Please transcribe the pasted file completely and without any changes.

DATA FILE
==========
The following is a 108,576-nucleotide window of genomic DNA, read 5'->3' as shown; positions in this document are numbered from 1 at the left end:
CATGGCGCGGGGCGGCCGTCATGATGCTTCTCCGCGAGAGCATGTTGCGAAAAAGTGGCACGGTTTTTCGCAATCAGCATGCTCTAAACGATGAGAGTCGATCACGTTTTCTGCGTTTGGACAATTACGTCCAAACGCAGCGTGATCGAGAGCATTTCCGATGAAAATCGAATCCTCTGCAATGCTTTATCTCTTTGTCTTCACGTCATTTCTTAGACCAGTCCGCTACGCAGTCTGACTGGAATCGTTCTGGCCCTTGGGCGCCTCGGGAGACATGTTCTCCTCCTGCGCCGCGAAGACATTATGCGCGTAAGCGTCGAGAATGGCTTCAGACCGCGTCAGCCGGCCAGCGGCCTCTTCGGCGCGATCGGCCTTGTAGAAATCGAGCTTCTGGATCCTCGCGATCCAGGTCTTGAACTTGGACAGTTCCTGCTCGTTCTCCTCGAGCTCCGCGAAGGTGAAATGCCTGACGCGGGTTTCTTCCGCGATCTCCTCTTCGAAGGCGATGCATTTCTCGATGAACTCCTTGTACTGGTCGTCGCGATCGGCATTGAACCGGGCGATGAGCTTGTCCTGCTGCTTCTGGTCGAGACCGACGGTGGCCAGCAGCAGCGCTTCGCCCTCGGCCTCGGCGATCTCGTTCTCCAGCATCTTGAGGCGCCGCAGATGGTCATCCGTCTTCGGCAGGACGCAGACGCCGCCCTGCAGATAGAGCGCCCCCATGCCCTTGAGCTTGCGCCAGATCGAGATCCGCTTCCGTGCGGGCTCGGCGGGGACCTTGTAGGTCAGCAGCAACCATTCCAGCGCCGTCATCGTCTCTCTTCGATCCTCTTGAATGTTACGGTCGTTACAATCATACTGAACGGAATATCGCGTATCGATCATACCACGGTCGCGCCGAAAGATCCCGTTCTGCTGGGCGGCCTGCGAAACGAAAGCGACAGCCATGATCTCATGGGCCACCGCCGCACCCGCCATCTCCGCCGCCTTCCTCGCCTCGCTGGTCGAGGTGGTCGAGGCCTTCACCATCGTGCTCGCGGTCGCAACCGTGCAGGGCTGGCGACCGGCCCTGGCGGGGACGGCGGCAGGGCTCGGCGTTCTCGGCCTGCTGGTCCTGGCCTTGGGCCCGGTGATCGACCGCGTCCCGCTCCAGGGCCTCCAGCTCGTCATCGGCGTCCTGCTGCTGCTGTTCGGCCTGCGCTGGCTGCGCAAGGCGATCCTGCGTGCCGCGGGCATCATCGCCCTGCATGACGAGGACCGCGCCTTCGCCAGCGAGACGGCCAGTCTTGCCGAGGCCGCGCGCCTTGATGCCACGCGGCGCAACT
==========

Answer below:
The following is a 108,576-nucleotide window of genomic DNA, read 5'->3' as shown; positions in this document are numbered from 1 at the left end:
CATGGCGCGGGGCGGCCGTCATGATGCTTCTCCGCGAGAGCATGTTGCGAAAAAGTGGCACGGTTTTTCGCAATCAGCATGCTCTAAACGATGAGAGTCGATCACGTTTTCTGCGTTTGGACAATTACGTCCAAACGCAGCGTGATCGAGAGCATTTCCGATGAAAATCGAATCCTCTGCAATGCTTTATCTCTTTGTCTTCACGTCATTTCTTAGACCAGTCCGCTACGCAGTCTGACTGGAATCGTTCTGGCCCTTGGGCGCCTCGGGAGACATGTTCTCCTCCTGCGCCGCGAAGACATTATGCGCGTAAGCGTCGAGAATGGCTTCAGACCGCGTCAGCCGGCCAGCGGCCTCTTCGGCGCGATCGGCCTTGTAGAAATCGAGCTTCTGGATCCTCGCGATCCAGGTCTTGAACTTGGACAGTTCCTGCTCGTTCTCCTCGAGCTCCGCGAAGGTGAAATGCCTGACGCGGGTTTCTTCCGCGATCTCCTCTTCGAAGGCGATGCATTTCTCGATGAACTCCTTGTACTGGTCGTCGCGATCGGCATTGAACCGGGCGATGAGCTTGTCCTGCTGCTTCTGGTCGAGACCGACGGTGGCCAGCAGCAGCGCTTCGCCCTCGGCCTCGGCGATCTCGTTCTCCAGCATCTTGAGGCGCCGCAGATGGTCATCCGTCTTCGGCAGGACGCAGACGCCGCCCTGCAGATAGAGCGCCCCCATGCCCTTGAGCTTGCGCCAGATCGAGATCCGCTTCCGTGCGGGCTCGGCGGGGACCTTGTAGGTCAGCAGCAACCATTCCAGCGCCGTCATCGTCTCTCTTCGATCCTCTTGAATGTTACGGTCGTTACAATCATACTGAACGGAATATCGCGTATCGATCATACCACGGTCGCGCCGAAAGATCCCGTTCTGCTGGGCGGCCTGCGAAACGAAAGCGACAGCCATGATCTCATGGGCCACCGCCGCACCCGCCATCTCCGCCGCCTTCCTCGCCTCGCTGGTCGAGGTGGTCGAGGCCTTCACCATCGTGCTCGCGGTCGCAACCGTGCAGGGCTGGCGACCGGCCCTGGCGGGGACGGCGGCAGGGCTCGGCGTTCTCGGCCTGCTGGTCCTGGCCTTGGGCCCGGTGATCGACCGCGTCCCGCTCCAGGGCCTCCAGCTCGTCATCGGCGTCCTGCTGCTGCTGTTCGGCCTGCGCTGGCTGCGCAAGGCGATCCTGCGTGCCGCGGGCATCATCGCCCTGCATGACGAGGACCGCGCCTTCGCCAGCGAGACGGCCAGTCTTGCCGAGGCCGCGCGCCTTGATGCCACGCGGCGCAACT